California-based crypto wallet service Abra will restrict some services for American users starting from August.
Abra will have to enforce some system modifications due to continued regulatory uncertainty in the United States, according to a blog post on July 25. Notably, American users will no longer be able to hold a number of cryptocurrencies, including EOS (EOS).
U.S. users can’t hold certain altcoins
Specifically, the platform will start migrating its smart contract-based synthetic assets to a native hosted wallet solution, adding that those assets are defined on Abra as anything other than Bitcoin (BTC), Ether (ETH), Litecoin (LTC) and Bitcoin Cash (BCH).
This migration will have a direct impact on some services for U.S. users, including restriction from holding five cryptocurrencies. Namely, Americans will not be eligible to hold EOS, QTUM, Bitcoin Gold (BTG), OmiseGO (OMG) and Status (SNT) after Aug. 29, 2019, said Abra. The company added that any remaining balances in those assets after that date will be automatically converted to Bitcoin in the app.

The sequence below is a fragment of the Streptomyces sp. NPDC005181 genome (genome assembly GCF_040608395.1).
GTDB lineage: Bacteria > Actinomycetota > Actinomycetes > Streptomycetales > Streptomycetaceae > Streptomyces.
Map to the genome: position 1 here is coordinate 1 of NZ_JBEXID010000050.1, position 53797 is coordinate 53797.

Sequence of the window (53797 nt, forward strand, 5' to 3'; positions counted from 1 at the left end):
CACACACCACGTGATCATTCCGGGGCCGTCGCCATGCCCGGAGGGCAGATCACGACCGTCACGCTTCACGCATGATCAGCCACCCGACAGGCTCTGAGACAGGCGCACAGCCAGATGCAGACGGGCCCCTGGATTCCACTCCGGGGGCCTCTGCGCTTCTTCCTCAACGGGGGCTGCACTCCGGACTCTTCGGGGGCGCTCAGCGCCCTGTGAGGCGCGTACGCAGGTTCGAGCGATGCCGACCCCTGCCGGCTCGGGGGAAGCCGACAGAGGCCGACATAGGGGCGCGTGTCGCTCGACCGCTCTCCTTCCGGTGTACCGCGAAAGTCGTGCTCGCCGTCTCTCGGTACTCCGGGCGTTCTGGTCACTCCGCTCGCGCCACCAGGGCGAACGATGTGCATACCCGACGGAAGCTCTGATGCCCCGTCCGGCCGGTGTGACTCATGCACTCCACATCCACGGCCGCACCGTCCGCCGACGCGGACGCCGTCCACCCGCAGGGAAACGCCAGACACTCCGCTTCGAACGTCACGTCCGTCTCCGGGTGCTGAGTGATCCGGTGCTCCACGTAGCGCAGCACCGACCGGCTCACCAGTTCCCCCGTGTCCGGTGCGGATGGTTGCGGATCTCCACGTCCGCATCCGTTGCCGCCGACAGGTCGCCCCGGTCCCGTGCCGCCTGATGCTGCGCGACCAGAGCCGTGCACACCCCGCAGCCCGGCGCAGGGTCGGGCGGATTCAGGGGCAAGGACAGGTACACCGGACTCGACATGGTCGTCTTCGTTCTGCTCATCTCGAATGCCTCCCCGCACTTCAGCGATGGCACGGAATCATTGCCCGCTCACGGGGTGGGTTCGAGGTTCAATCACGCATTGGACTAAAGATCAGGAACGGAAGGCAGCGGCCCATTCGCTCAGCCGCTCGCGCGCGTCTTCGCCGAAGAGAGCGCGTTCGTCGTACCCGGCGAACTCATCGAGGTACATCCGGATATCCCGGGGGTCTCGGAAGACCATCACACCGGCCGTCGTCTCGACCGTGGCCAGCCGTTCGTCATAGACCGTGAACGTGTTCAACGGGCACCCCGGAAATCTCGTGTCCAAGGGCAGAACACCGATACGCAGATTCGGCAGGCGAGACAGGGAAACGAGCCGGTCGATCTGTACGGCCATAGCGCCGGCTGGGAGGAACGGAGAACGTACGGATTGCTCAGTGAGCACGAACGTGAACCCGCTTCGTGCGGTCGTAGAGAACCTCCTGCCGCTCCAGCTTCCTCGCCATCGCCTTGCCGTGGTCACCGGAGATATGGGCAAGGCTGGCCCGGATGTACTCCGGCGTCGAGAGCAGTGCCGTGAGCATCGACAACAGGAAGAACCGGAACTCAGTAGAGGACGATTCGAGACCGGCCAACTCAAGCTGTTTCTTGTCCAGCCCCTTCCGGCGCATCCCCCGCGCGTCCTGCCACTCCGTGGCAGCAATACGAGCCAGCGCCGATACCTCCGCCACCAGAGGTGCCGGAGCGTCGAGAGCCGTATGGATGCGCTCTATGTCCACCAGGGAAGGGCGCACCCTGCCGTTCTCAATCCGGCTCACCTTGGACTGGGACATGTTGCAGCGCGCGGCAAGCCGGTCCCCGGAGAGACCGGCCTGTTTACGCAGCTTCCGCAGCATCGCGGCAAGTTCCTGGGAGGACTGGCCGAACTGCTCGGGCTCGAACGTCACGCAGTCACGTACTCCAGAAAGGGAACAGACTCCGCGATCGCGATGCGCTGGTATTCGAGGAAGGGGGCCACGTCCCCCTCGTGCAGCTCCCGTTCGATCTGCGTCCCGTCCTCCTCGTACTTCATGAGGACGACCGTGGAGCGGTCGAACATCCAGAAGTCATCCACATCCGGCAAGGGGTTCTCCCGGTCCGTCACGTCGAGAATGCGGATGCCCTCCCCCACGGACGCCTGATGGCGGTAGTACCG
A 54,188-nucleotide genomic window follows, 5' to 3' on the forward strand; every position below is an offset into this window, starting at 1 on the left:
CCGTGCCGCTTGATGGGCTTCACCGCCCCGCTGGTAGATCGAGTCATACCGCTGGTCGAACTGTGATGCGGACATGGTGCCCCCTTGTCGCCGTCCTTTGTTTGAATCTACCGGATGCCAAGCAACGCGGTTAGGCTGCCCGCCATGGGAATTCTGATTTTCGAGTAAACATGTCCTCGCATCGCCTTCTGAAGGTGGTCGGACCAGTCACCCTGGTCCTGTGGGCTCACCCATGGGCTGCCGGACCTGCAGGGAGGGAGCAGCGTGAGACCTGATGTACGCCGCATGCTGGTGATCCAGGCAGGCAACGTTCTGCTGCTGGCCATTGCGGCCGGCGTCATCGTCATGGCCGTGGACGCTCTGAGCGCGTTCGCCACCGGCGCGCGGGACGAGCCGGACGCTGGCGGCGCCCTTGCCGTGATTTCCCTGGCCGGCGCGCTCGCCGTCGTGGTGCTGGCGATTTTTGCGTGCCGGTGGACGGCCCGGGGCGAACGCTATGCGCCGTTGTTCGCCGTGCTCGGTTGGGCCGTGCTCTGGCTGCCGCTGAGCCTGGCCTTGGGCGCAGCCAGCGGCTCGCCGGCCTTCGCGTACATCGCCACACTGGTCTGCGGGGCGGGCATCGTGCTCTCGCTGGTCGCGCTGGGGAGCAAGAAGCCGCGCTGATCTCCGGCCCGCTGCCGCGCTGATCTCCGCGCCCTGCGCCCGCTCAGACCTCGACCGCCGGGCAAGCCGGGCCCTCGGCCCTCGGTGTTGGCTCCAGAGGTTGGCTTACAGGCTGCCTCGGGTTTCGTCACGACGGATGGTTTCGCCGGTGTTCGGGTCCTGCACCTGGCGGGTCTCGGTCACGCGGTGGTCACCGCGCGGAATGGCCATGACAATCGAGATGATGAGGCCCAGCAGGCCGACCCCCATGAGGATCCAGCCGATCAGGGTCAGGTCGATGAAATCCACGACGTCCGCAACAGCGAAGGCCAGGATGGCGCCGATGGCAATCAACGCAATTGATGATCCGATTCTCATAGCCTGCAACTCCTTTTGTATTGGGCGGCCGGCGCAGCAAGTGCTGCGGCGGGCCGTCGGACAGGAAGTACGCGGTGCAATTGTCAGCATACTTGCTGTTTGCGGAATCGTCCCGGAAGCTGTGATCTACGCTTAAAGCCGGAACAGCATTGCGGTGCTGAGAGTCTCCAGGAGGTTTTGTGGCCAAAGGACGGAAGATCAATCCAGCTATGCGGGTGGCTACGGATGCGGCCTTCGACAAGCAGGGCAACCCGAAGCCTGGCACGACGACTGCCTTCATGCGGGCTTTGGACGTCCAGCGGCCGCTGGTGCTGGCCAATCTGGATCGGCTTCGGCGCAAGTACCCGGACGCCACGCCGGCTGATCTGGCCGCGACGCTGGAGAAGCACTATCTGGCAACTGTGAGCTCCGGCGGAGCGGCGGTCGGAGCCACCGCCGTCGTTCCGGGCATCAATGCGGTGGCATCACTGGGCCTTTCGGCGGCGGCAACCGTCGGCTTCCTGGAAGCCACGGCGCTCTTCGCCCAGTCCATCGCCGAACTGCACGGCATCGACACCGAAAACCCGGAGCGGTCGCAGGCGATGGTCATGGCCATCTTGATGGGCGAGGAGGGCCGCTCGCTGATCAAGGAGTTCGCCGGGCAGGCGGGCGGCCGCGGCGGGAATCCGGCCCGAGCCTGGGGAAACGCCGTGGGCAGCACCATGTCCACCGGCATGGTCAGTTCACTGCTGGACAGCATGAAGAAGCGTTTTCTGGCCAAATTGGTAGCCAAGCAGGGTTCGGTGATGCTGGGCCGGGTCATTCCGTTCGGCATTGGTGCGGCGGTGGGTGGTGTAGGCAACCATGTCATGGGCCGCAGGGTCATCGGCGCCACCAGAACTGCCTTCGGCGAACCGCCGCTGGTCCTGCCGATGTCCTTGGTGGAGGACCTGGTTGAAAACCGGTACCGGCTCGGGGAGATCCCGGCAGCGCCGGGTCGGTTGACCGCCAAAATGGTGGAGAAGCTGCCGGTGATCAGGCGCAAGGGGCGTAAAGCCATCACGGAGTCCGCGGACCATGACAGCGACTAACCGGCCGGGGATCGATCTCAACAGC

But Bitcoin and a few major altcoins are okay
As such, after Aug. 29, New York residents will only be able to hold Bitcoin, Ether, Litecoin and Bitcoin Cash on Abra, the company stated. Additionally, Abra users from New York will no longer be able to use ACH transfers, as well as wire or American express for deposits and withdrawals after Aug 29th, 2019.
At the same time, the migration process is expected to be seamless for the majority of U.S. users, and will allow users to continue managing operations with no interruption. However, the process may cause some operations to be unavailable for a few minutes, the blog post notes.
Recently, major crypto payments firm Circle announced the launch of a new subsidiary in Bermuda to serve non-American customers of its trading platform Poloniex. In the announcement, Circle revealed its plans to introduce new crypto services as a part of the expansion to Bermuda. However, many of those new services will not be available in the U.S., the company said.